NASS’ Open Week and image laundering

The National Assembly on 16th July, 2018 began its first ever Open Week that will end today.
Taiye Odewale examines the motives behind the week based on comments made by the head of the Planning Committee, Senate Leader, Senator Ahmed Lawan
Battered image The National Assembly had been in the eye of the storm especially following the ugly incidence of Mace snatching and the disdain with which the lawmakers and security operatives within the National Assembly Complex were viewed.
The NASS certainly gloried not from the ugly episode.
Instead, it suffered more from the battered image forcing its leadership to seriously consider taking action to court public applause.
Three months ago, precisely in April, as a way of sensitisation, the Senate Leader, Ahmad Lawan (APC, Yobe North) at a media briefing, said the National Assembly (NASS) Open Week programme was conceived to boost public participation in the democratic process of the country.
Lawan, in his capacity as the chairman of the Planning Committee, posited that the programme would broaden public understanding of legislative functions and engender interactions between legislators and other critical stakeholders of the country.
Image laundry His words:”Giving the public access to legislative information, activities and policies, is a substantial step towards empowering them to take part in political dialogue and decisionmaking processes.
“Secondly, the Open Week signifies the National Assembly’s commitment to increase accountability and limit corruption.
It Allows public access to the legislature and makes possible for stakeholders to scrutinise our actions as an institution.
“Opening the National Assembly means we have nothing to hide.
Being able to access this information significantly reduces suspicion and generates trust in government.
Thus, the open week will address the perennial negative public perception of legislators and the institution of the legislature by bringing closer the public and the legislature.
“This is shown in the reinforcement of a wide range of types of activity, from expanding the scope of visits to parliament , developing educational resources about the institution , to introducing out – facing programmes actively seeking to engage communities and stakeholders with the work of parliament”, he said.
Three principles of engagement “The three key principles of public engagement of the Nigerian National Assembly are to inform to involve the public in its work and to empower the public to help shape and set the agenda.
“Transparency strengthens democracy, promotes efficiency and effectiveness in governance.
Despite these efforts, a lot more can be done by the National Assembly to improve public confidence in the institution of the legislature as well as encourage public engagement because very few citizens understand the nature of the work of the National Assembly and the breadth of its activities.
“Public perception has largely been shaped by what the media covers, particularly relating to plenary.
The Open Week will open NASS to the public and the inner workings of the legislature.
“Parliamentary openness is meant to enable citizens to be informed about the work of parliament , empower citizens to engage in the legislative process , allow citizens to hold parliamentarians to account and ensure that citizens’ interests are well represented .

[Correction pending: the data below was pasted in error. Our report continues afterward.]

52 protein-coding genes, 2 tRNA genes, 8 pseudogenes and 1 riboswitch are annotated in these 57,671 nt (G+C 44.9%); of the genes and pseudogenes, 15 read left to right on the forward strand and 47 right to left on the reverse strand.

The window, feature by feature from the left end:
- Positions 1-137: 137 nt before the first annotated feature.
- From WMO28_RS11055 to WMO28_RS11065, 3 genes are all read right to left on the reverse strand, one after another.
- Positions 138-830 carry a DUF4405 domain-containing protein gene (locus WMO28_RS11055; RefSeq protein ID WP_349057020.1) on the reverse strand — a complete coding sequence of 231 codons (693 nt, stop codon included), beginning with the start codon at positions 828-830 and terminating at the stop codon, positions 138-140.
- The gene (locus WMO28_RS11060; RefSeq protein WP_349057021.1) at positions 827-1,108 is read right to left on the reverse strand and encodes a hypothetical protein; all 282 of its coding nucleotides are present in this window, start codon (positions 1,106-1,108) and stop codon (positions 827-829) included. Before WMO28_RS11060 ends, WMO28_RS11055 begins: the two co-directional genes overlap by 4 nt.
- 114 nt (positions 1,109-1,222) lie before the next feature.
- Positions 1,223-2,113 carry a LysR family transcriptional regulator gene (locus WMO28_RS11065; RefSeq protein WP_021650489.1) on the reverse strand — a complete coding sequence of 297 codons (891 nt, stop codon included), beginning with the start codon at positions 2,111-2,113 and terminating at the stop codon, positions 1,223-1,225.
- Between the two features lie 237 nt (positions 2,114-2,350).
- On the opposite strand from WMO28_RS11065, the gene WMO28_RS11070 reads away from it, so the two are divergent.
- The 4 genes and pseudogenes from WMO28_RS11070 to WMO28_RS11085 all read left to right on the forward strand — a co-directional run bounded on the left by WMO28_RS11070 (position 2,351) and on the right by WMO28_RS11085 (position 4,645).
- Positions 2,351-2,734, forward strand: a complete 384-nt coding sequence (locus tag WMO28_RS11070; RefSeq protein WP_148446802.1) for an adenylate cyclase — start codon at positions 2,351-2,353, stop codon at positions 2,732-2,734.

We have nothing to hide; being able to access this information significantly reduces suspicion and generates trust”.
Openness generates trust Lawan at the press briefing added that since governments around the world are open and transparent and more accountable to their citizens and less likely to be corrupt, NASS in its wisdom, settled for the open week to achieve same.
“Openness generates trust in government and also paves the way for meaningful participation by citizens and more informed and better policies.
“Around the world, an increasing number of parliaments are being more proactive in the provision of information.
This has become easier with the proliferation of the internet and access to Information Communication Technology (ICT)”, he explained.
Policy and election matters Expectedly as disclosed by him, series of interactive sessions between legislators and key stakeholders on the Economic Recovery and Growth Plan (ERGP), the judiciary on pre- and post-elections adjudication, among others will be discussed.
Besides, there are planned different sessions with state assemblies, trade unions, traditional rulers, women, youth, student bodies, pressure groups and civil society organisations, all geared towards ensuring accountability and service delivery in governance.
Clinically, as planned by NASS, the exercise will feature daily exhibitions by its various committees as regards their outputs and interface with stakeholders.
The benefits of the Open Week as envisioned by NASS are numerous and expected to have direct bearing on democratic governance in Nigeria.
Going by the foregoing, NASS, through the ongoing Open Week, is demonstrating openness in governance as regards its activities but would it use the opportunity of letting Nigerians look into its account as regards planned spending of the N139.5bn it appropriated for itself in the 2018 budget, particularly the monthly earnings of the 469 legislators? Without this, its perception problem may still persist after the open week.

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